“On one occasion he hit me all over with his shoe. My face and body became swollen and bruised. So, I left the house and went to my uncle… [My uncle’s wife told me] that it was precisely men well versed in their religion who beat their wives. The precepts of religion permitted such punishment. A virtuous woman was not supposed to complain about her husband. Her duty was perfect obedience.” (Nawal El Saadawi, pg 37)
After this traumatic experience, whatever respect Firdaus held for her uncle evaporates, and she starts to believe the entire concept of marriage is a trap, as she sees it to be full of trickery.
This is the second time that Firdaus questions what it means to be a woman in Egyptian society, and the teachings of her religion. If religion exemplifies humanity and mercy, why is the practice of it used to control women? Through the same thought process, Firdaus quickly comes to learn that her religion is just another tool used to oppress women and destroy their basic human rights.
With that realization Firdaus responds by rejecting the traditional, submissive role that the Egyptian society and Islam force upon women. She becomes a prostitute, initially for survival, but eventually she views it as an active, empowering choice providing her with self-respect. Respect is not one of Firdaus’ goals until Di’aa, a prostitute, points out that even if she is not under the control of any man, Firdaus will not have any respect in society until she makes money herself. Money brings status; if Firdaus has no money, the world doesn’t have reason to pay attention. She is just an invisible person occupying the role of daughter or wife. Shortly after she finally gathers some wealth and power, the world starts to notice. Firdaus realizes that men take notice because they are power-hungry and can’t accept that a woman has power over them. They try to minimize Firdaus’ power by judging her work as a prostitute as shameful, even though men were just as involved in the exchange of sex and money. For the men in Firdaus’ story, respectable women are those who are obedient and are willing to live under the protection of a powerful man.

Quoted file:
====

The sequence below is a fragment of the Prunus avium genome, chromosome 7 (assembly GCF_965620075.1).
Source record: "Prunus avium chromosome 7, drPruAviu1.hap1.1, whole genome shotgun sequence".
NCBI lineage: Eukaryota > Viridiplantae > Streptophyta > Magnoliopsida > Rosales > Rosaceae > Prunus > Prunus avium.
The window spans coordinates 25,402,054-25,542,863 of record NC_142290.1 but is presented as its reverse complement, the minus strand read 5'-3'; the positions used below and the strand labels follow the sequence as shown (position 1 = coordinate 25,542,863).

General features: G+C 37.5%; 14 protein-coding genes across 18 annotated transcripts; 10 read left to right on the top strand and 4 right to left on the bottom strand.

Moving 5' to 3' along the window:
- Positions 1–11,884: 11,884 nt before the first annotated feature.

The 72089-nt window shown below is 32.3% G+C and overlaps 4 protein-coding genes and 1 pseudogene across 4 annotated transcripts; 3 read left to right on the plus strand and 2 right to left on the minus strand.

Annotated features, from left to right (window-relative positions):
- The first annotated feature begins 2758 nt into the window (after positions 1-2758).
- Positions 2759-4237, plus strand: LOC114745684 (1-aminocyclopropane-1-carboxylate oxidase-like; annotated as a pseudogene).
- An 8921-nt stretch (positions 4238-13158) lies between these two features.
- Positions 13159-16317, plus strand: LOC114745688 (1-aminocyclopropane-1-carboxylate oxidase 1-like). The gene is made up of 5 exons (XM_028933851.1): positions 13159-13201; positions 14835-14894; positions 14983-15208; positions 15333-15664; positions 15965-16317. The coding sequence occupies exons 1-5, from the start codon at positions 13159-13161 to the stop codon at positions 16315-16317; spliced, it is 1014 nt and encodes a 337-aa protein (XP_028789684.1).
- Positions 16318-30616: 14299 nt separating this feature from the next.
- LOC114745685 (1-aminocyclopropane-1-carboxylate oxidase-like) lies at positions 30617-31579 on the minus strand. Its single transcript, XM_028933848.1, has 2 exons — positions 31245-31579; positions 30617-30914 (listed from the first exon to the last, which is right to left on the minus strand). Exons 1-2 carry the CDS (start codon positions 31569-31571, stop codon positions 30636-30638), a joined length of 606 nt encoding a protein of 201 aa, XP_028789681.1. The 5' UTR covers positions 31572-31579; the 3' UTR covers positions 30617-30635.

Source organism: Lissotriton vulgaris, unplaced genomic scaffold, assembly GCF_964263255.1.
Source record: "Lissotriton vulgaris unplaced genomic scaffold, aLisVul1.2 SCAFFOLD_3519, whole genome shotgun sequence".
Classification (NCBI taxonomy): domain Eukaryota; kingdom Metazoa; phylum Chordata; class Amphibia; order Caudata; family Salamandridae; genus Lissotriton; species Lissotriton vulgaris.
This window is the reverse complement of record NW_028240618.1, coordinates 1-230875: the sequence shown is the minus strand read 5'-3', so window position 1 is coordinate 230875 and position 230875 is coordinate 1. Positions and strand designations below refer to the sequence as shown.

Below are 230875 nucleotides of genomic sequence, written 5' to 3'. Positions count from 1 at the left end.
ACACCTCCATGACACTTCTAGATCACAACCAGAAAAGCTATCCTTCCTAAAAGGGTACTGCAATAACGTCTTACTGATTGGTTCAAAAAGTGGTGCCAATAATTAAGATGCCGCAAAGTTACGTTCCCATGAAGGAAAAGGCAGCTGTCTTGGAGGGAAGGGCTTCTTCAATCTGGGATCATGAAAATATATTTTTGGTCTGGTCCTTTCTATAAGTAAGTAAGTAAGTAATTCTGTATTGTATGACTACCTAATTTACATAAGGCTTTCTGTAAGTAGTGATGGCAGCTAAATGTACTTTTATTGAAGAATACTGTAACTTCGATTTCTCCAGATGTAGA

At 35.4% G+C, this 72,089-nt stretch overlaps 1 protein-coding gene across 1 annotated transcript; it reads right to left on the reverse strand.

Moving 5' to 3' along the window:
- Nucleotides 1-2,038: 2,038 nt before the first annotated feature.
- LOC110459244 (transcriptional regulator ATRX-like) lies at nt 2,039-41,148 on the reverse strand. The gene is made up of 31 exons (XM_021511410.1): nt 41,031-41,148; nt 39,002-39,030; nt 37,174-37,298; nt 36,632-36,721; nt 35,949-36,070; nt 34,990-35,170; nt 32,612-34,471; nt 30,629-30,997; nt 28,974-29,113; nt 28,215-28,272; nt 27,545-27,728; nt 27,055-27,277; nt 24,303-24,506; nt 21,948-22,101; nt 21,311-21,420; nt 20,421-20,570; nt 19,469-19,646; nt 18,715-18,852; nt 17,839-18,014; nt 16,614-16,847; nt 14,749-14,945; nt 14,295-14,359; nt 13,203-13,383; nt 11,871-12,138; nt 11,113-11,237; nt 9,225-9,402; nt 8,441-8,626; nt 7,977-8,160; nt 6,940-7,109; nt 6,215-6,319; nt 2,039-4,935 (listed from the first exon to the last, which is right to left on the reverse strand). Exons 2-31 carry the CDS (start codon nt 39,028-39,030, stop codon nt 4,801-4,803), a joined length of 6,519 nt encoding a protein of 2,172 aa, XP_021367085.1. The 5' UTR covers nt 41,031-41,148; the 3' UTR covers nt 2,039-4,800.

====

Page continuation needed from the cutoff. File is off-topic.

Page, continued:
When Firdaus gets told that the work she is in is not respectable, and is shameful, she is hurt and decides to leave the prostitute life behind and move on to becoming a respectable woman by getting an office job. She realises that she is gaining respect by submitting to the power of a man again.
Firdaus’ relationship with Ibrahim is a direct result of her journey of finding respect. Firdaus is satisfied that she’s finally living by the rules. For the first time in Firdaus life, she feels as though she’s met a man she can trust. Firdaus’ sacrifices made to become a respectable woman seem to be paying off, until Firdaus uncovers that Ibrahim was just using her for sex. She once again has fallen into the trap of a societal norm.